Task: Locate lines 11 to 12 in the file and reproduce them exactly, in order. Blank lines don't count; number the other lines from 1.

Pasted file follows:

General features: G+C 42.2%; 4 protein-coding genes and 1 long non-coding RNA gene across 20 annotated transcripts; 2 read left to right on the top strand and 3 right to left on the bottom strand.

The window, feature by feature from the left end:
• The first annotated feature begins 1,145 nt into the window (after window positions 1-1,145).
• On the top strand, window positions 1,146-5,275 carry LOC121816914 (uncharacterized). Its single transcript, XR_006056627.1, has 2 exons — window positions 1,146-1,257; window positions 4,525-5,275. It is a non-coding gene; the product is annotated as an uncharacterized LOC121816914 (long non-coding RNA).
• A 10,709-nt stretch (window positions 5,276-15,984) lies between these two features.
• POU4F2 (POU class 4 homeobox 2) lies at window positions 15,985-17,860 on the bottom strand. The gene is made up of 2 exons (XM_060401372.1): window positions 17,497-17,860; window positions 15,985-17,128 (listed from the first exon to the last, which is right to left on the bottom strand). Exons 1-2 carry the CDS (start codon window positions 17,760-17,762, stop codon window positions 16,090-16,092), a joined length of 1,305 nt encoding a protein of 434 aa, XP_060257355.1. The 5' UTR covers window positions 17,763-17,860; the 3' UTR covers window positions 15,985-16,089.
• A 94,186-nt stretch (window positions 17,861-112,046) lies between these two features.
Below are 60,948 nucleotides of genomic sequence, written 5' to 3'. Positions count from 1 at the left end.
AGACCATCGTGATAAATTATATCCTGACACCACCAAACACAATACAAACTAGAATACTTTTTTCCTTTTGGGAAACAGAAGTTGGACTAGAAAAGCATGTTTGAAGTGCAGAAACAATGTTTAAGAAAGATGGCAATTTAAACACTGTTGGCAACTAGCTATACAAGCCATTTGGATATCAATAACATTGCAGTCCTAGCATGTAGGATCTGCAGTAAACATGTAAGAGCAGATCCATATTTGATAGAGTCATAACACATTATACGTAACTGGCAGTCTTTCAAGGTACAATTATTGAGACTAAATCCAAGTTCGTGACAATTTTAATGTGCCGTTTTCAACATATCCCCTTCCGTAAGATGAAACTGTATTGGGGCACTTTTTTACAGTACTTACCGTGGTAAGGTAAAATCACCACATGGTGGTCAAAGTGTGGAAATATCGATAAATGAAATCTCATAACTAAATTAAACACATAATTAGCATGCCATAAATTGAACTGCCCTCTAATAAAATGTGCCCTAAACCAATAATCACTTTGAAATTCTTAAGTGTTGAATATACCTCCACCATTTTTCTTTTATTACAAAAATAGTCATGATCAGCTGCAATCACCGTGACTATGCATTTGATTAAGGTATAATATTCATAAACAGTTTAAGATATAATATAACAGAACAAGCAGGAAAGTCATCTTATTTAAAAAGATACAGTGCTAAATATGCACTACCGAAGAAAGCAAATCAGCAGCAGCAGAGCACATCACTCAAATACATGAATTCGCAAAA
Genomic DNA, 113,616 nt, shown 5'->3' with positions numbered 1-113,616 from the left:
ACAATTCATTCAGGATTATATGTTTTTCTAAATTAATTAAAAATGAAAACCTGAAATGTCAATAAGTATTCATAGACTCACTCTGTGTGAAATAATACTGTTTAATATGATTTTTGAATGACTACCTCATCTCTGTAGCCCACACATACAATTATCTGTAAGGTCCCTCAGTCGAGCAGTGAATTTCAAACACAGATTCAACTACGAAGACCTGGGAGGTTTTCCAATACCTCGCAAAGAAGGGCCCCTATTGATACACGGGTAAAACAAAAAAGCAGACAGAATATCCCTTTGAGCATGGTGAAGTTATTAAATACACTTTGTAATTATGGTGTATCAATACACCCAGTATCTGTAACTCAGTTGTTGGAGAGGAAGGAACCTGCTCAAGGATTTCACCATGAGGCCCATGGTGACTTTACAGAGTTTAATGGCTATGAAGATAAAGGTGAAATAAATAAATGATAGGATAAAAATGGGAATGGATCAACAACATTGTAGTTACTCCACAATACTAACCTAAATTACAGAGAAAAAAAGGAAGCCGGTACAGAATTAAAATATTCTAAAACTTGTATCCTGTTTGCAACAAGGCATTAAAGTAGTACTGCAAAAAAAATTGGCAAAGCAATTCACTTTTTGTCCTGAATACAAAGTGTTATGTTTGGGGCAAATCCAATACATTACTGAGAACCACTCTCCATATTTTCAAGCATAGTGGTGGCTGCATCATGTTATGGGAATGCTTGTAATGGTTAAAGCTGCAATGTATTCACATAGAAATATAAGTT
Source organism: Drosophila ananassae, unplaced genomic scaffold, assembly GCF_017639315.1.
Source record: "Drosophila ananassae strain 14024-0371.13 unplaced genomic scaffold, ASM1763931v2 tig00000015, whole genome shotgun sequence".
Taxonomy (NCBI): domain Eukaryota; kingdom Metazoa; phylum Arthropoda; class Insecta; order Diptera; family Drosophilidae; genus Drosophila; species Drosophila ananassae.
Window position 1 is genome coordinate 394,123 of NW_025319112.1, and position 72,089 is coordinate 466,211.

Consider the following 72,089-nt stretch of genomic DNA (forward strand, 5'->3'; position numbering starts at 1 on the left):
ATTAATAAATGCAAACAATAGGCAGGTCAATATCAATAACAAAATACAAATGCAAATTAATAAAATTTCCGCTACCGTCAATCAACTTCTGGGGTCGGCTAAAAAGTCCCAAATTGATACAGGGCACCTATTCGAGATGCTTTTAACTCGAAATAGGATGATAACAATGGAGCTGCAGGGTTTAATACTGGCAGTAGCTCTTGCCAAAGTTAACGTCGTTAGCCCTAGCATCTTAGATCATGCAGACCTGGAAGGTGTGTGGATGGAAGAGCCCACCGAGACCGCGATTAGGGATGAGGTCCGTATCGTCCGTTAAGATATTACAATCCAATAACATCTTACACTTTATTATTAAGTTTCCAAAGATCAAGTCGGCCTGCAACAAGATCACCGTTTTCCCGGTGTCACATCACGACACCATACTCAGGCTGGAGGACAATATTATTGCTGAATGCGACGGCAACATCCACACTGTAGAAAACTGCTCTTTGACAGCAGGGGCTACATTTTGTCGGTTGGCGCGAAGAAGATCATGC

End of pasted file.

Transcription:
ACAATTCATTCAGGATTATATGTTTTTCTAAATTAATTAAAAATGAAAACCTGAAATGTCAATAAGTATTCATAGACTCACTCTGTGTGAAATAATACTGTTTAATATGATTTTTGAATGACTACCTCATCTCTGTAGCCCACACATACAATTATCTGTAAGGTCCCTCAGTCGAGCAGTGAATTTCAAACACAGATTCAACTACGAAGACCTGGGAGGTTTTCCAATACCTCGCAAAGAAGGGCCCCTATTGATACACGGGTAAAACAAAAAAGCAGACAGAATATCCCTTTGAGCATGGTGAAGTTATTAAATACACTTTGTAATTATGGTGTATCAATACACCCAGTATCTGTAACTCAGTTGTTGGAGAGGAAGGAACCTGCTCAAGGATTTCACCATGAGGCCCATGGTGACTTTACAGAGTTTAATGGCTATGAAGATAAAGGTGAAATAAATAAATGATAGGATAAAAATGGGAATGGATCAACAACATTGTAGTTACTCCACAATACTAACCTAAATTACAGAGAAAAAAAGGAAGCCGGTACAGAATTAAAATATTCTAAAACTTGTATCCTGTTTGCAACAAGGCATTAAAGTAGTACTGCAAAAAAAATTGGCAAAGCAATTCACTTTTTGTCCTGAATACAAAGTGTTATGTTTGGGGCAAATCCAATACATTACTGAGAACCACTCTCCATATTTTCAAGCATAGTGGTGGCTGCATCATGTTATGGGAATGCTTGTAATGGTTAAAGCTGCAATGTATTCACATAGAAATATAAGTT
Source organism: Drosophila ananassae, unplaced genomic scaffold, assembly GCF_017639315.1.